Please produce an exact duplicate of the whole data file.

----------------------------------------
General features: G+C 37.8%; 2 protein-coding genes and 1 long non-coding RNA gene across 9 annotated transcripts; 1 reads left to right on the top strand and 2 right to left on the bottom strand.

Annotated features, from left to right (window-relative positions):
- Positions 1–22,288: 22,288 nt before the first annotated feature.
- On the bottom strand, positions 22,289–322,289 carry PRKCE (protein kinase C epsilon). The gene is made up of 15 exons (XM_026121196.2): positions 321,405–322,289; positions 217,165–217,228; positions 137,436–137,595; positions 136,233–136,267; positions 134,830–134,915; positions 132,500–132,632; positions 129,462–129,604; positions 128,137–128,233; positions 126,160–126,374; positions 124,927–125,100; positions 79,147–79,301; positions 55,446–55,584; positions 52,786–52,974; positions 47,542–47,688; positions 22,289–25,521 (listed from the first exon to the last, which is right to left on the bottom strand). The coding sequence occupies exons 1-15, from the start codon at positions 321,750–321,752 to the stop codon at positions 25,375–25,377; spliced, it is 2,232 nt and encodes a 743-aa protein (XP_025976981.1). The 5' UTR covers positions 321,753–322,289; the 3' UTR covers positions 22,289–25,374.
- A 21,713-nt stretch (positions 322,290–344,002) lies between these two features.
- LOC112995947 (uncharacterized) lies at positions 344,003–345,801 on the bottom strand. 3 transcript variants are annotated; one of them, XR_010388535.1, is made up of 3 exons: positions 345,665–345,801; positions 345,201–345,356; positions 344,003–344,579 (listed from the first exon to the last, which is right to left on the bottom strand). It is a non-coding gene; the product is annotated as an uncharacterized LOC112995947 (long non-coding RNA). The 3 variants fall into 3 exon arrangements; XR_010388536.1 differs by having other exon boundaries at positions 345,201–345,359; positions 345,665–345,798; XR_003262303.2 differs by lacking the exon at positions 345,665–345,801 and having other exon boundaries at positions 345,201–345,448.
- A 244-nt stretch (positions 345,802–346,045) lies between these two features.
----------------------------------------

General features: G+C 37.8%; 2 protein-coding genes and 1 long non-coding RNA gene across 9 annotated transcripts; 1 reads left to right on the top strand and 2 right to left on the bottom strand.

Annotated features, from left to right (window-relative positions):
- Positions 1–22,288: 22,288 nt before the first annotated feature.
- On the bottom strand, positions 22,289–322,289 carry PRKCE (protein kinase C epsilon). The gene is made up of 15 exons (XM_026121196.2): positions 321,405–322,289; positions 217,165–217,228; positions 137,436–137,595; positions 136,233–136,267; positions 134,830–134,915; positions 132,500–132,632; positions 129,462–129,604; positions 128,137–128,233; positions 126,160–126,374; positions 124,927–125,100; positions 79,147–79,301; positions 55,446–55,584; positions 52,786–52,974; positions 47,542–47,688; positions 22,289–25,521 (listed from the first exon to the last, which is right to left on the bottom strand). The coding sequence occupies exons 1-15, from the start codon at positions 321,750–321,752 to the stop codon at positions 25,375–25,377; spliced, it is 2,232 nt and encodes a 743-aa protein (XP_025976981.1). The 5' UTR covers positions 321,753–322,289; the 3' UTR covers positions 22,289–25,374.
- A 21,713-nt stretch (positions 322,290–344,002) lies between these two features.
- LOC112995947 (uncharacterized) lies at positions 344,003–345,801 on the bottom strand. 3 transcript variants are annotated; one of them, XR_010388535.1, is made up of 3 exons: positions 345,665–345,801; positions 345,201–345,356; positions 344,003–344,579 (listed from the first exon to the last, which is right to left on the bottom strand). It is a non-coding gene; the product is annotated as an uncharacterized LOC112995947 (long non-coding RNA). The 3 variants fall into 3 exon arrangements; XR_010388536.1 differs by having other exon boundaries at positions 345,201–345,359; positions 345,665–345,798; XR_003262303.2 differs by lacking the exon at positions 345,665–345,801 and having other exon boundaries at positions 345,201–345,448.
- A 244-nt stretch (positions 345,802–346,045) lies between these two features.